They say that a moving picture is worth about 30,000 words per second, so check this out:
Our young maestro does a respectable job, and backed by adult lungs and a few minutes of practice, a Glove-a-Phone will ring out with seven sustained seconds of slightly-mellowed vuvuzela-toot, ripe with strong fog horn undertones and a hint of barking elephant seal. Honestly, few things in this world sound more hauntingly beautiful.
Before we continue, let me give credit where credit is due. The Glove-a-Phone concept comes from my son’s school teacher, a Board-Certified-Goofball, who got it from the RAFT, aka the Resource Area For Teaching, a Silicon Valley non-profit that turns donated materials into hands-on educational craft kits. Check out their excellent Idea Sheets, available online for free!
To make your Glove-a-Phone, you’ll need five ingredients: a powderless latex glove, cardboard tube, three-inch section of plastic straw, rubber band, and short length of scotch tape. Yes, you can scavenge it all, but do yourself a favor and invest twenty cents on a brand-new glove and clean straw to ensure an utmostly wholesome experience.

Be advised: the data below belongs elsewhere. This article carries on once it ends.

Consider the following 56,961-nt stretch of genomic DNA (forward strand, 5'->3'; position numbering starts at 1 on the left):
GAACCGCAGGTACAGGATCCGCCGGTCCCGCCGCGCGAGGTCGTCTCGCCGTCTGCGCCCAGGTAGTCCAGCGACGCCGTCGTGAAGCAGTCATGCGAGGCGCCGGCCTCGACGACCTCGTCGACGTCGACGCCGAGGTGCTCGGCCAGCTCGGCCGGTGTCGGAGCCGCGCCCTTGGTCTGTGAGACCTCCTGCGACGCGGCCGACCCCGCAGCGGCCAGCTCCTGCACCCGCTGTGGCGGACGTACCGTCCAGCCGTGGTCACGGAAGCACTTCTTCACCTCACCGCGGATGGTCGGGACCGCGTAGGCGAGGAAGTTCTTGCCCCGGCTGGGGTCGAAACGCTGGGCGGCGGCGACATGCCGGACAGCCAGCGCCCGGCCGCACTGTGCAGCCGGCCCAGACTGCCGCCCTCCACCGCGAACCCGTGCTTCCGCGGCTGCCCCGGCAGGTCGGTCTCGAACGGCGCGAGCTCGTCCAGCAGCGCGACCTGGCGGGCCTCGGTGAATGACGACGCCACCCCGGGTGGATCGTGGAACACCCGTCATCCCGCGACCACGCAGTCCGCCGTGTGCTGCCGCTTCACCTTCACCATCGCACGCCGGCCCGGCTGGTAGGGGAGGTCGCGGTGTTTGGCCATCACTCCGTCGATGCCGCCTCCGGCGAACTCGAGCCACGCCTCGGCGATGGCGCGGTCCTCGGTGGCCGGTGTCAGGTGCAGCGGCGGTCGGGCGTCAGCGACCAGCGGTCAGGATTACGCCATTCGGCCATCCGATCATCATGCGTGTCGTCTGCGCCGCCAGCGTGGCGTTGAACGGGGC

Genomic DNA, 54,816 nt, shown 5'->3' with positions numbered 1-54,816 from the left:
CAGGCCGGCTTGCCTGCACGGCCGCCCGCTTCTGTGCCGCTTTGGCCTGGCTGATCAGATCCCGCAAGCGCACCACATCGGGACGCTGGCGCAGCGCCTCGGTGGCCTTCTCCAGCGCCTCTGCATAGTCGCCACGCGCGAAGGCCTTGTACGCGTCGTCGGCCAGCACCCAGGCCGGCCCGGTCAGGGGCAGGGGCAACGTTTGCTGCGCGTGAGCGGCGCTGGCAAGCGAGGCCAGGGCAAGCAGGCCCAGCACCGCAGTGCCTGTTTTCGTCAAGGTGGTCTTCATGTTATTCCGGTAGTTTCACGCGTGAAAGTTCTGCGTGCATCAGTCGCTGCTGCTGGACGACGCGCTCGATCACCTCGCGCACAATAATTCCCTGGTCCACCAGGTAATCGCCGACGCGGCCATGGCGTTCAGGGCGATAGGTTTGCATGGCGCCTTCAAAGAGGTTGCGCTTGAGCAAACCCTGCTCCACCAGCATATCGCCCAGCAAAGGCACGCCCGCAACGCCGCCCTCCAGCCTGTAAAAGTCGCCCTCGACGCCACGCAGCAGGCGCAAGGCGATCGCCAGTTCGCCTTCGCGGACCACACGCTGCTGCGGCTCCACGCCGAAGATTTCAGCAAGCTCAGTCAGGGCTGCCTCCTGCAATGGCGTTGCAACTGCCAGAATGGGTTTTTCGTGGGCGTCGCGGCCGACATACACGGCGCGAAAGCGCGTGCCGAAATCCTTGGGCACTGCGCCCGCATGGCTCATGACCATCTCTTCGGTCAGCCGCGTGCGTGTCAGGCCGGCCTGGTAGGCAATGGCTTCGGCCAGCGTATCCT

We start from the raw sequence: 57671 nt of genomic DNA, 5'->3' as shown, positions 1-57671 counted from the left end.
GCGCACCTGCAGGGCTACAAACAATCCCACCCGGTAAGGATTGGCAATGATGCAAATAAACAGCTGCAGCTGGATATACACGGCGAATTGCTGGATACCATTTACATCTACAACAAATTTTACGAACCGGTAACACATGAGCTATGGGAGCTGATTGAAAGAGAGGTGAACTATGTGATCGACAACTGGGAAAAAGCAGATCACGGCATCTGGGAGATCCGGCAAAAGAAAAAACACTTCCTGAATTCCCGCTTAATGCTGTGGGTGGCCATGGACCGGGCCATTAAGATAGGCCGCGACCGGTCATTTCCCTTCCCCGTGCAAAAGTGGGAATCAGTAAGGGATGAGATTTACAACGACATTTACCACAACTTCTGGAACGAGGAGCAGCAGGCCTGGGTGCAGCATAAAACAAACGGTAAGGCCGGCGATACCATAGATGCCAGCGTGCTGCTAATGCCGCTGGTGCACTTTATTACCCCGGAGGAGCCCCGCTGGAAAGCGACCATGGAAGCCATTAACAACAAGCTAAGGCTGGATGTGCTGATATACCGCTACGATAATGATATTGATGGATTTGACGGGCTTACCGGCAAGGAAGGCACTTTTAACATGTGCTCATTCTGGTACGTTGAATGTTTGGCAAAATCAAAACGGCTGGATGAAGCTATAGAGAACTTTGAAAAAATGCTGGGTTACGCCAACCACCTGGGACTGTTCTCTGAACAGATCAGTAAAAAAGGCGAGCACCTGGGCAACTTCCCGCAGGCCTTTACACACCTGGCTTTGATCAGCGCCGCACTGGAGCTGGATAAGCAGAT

The make-or-break component is the tube. In a pinch, a leftover toilet tissue roll will do, but the thicker the cardboard, the better. Institutional paper towel cores work perfectly – get clean ones from a school janitor or somewhere like the Depot For Creative Reuse. You’ll want something robust enough to keep its cylindrical shape under the pressure of excited hands and spittle.
Assembly is a snap! First, slip the glove an inch-or-so over the end of the tube and secure it, all the way around, with the rubber band. Next, cut a quarter-inch hole in the end of a finger, insert the straw a bit into the hole, then wrap the straw-glove junction with tape. Finally, accessorize to taste with some sequins, or to make it World Cup legit, add the letters v-u-v-u-z-e-l-a in Sharpie:
Confused? Refer to the RAFT’s handy instructions for clarity.
God willing, you’ve now got a fully-formed Glove-a-Phone in your hands, yearning to be played! Pull the straw finger back so that the glove stretches tightly over the end of the tube, blow steadily into the straw, and voila! Bwooomp! Squeeze the fingers for faster attack, or let them free to buffer your breath. Pull harder or softer to change the pitch, and soon, you’ll be making music (recommended songs for beginners include Mary Had A Little Lamb and Smoke On The Water). Stick that in your pipe and smoke it, vuvuzela!